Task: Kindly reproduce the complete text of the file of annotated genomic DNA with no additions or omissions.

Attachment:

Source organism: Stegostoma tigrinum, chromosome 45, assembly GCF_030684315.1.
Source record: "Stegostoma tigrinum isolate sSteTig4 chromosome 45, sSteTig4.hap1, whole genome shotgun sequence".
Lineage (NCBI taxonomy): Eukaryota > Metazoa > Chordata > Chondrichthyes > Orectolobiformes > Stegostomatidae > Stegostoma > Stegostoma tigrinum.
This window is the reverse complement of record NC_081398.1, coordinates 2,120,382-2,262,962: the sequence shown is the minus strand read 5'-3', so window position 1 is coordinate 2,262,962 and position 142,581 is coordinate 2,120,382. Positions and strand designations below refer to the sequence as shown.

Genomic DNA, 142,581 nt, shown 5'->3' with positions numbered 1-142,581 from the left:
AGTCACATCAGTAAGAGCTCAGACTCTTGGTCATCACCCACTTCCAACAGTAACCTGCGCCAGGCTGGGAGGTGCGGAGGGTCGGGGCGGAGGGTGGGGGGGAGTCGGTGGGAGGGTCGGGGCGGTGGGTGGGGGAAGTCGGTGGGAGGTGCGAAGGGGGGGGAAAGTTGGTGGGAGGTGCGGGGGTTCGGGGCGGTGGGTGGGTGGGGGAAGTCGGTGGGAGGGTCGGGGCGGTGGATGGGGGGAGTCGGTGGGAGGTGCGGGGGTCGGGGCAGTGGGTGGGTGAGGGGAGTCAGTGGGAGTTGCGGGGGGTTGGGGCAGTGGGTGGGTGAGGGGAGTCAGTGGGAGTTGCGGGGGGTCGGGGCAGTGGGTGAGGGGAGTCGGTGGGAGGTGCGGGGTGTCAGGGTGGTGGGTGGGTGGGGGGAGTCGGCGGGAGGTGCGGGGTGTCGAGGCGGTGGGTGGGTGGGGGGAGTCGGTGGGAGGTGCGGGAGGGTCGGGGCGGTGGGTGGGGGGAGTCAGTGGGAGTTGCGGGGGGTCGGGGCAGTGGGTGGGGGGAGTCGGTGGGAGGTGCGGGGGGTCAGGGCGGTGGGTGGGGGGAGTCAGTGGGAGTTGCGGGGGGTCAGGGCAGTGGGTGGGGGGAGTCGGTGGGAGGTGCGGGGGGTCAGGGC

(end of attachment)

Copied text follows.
Source organism: Stegostoma tigrinum, chromosome 45, assembly GCF_030684315.1.
Source record: "Stegostoma tigrinum isolate sSteTig4 chromosome 45, sSteTig4.hap1, whole genome shotgun sequence".
Lineage (NCBI taxonomy): Eukaryota > Metazoa > Chordata > Chondrichthyes > Orectolobiformes > Stegostomatidae > Stegostoma > Stegostoma tigrinum.
This window is the reverse complement of record NC_081398.1, coordinates 2,120,382-2,262,962: the sequence shown is the minus strand read 5'-3', so window position 1 is coordinate 2,262,962 and position 142,581 is coordinate 2,120,382. Positions and strand designations below refer to the sequence as shown.

Genomic DNA, 142,581 nt, shown 5'->3' with positions numbered 1-142,581 from the left:
AGTCACATCAGTAAGAGCTCAGACTCTTGGTCATCACCCACTTCCAACAGTAACCTGCGCCAGGCTGGGAGGTGCGGAGGGTCGGGGCGGAGGGTGGGGGGGAGTCGGTGGGAGGGTCGGGGCGGTGGGTGGGGGAAGTCGGTGGGAGGTGCGAAGGGGGGGGAAAGTTGGTGGGAGGTGCGGGGGTTCGGGGCGGTGGGTGGGTGGGGGAAGTCGGTGGGAGGGTCGGGGCGGTGGATGGGGGGAGTCGGTGGGAGGTGCGGGGGTCGGGGCAGTGGGTGGGTGAGGGGAGTCAGTGGGAGTTGCGGGGGGTTGGGGCAGTGGGTGGGTGAGGGGAGTCAGTGGGAGTTGCGGGGGGTCGGGGCAGTGGGTGAGGGGAGTCGGTGGGAGGTGCGGGGTGTCAGGGTGGTGGGTGGGTGGGGGGAGTCGGCGGGAGGTGCGGGGTGTCGAGGCGGTGGGTGGGTGGGGGGAGTCGGTGGGAGGTGCGGGAGGGTCGGGGCGGTGGGTGGGGGGAGTCAGTGGGAGTTGCGGGGGGTCGGGGCAGTGGGTGGGGGGAGTCGGTGGGAGGTGCGGGGGGTCAGGGCGGTGGGTGGGGGGAGTCAGTGGGAGTTGCGGGGGGTCAGGGCAGTGGGTGGGGGGAGTCGGTGGGAGGTGCGGGGGGTCAGGGC